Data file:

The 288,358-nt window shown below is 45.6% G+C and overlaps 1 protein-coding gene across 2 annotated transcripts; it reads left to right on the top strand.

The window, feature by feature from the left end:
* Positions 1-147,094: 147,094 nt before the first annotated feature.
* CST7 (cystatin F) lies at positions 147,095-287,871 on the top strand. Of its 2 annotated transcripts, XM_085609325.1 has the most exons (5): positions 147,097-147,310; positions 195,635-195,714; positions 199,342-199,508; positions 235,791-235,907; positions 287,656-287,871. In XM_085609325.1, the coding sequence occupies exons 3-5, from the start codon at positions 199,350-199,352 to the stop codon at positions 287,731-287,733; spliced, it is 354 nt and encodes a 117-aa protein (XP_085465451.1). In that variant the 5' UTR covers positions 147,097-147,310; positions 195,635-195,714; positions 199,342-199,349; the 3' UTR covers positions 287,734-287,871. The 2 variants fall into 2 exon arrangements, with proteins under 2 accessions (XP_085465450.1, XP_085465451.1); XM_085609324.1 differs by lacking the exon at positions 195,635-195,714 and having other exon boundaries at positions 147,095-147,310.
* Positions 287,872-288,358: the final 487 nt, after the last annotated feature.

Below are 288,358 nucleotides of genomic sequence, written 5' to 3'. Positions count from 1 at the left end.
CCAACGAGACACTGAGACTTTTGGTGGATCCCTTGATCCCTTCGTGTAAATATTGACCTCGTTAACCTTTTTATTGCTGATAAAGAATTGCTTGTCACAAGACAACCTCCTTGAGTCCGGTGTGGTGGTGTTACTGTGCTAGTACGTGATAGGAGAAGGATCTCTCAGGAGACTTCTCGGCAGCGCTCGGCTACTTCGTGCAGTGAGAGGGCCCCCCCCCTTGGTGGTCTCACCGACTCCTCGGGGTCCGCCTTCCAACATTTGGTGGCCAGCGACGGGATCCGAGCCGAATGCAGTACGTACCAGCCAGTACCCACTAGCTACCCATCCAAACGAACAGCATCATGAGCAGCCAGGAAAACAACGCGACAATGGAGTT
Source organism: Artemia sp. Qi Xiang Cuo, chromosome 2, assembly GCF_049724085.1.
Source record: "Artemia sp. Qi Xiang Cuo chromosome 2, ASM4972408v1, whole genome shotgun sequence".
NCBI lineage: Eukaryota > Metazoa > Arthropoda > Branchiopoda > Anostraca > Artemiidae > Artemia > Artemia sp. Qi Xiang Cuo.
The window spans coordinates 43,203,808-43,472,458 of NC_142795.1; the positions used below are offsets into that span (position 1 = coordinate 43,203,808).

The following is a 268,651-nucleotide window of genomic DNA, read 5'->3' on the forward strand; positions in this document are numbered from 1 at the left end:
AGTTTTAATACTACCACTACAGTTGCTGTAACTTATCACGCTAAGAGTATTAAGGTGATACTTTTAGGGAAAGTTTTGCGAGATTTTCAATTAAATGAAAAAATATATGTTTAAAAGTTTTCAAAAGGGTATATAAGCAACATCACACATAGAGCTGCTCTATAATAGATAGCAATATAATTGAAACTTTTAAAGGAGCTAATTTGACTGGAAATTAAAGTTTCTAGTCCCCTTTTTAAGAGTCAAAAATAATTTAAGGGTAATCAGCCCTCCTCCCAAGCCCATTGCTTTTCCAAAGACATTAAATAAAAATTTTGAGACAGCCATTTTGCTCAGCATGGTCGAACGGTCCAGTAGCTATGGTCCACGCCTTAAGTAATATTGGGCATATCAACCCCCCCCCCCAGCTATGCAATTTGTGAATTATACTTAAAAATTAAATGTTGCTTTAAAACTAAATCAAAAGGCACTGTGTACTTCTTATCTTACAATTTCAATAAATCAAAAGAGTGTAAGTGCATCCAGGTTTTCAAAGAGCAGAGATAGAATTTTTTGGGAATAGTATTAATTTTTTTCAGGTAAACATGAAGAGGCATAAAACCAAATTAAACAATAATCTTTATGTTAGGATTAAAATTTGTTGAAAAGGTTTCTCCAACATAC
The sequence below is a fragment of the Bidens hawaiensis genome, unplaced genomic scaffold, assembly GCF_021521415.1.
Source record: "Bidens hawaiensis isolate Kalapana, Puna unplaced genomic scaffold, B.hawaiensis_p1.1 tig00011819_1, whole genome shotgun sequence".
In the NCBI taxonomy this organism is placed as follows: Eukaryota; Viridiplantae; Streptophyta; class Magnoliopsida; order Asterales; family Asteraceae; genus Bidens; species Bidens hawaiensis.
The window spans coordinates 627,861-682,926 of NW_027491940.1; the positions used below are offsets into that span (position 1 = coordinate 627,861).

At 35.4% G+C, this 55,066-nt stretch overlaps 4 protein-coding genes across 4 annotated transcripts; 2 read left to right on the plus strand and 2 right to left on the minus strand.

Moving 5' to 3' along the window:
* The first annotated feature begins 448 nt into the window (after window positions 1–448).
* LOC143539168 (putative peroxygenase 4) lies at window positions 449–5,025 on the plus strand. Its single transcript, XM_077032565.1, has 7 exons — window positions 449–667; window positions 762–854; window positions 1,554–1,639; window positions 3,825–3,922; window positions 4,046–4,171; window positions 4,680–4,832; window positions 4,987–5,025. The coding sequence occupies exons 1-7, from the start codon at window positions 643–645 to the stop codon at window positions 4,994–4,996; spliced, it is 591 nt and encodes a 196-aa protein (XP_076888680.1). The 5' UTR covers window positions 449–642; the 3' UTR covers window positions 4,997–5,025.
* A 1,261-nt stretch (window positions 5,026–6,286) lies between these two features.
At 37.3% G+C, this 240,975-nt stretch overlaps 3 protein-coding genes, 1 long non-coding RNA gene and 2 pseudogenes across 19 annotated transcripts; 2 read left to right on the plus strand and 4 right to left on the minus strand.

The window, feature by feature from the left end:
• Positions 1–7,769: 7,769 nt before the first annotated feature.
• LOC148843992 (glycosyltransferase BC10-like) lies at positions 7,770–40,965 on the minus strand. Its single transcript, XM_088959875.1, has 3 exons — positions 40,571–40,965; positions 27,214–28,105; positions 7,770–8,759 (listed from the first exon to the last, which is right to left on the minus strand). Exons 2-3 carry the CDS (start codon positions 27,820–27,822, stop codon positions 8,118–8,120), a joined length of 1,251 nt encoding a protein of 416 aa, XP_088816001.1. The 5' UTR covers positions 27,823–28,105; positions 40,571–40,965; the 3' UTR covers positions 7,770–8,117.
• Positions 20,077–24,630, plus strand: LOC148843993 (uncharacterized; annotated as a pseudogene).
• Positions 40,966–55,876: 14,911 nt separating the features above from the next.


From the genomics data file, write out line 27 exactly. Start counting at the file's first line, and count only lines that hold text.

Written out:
• Positions 20,077–24,630, plus strand: LOC148843993 (uncharacterized; annotated as a pseudogene).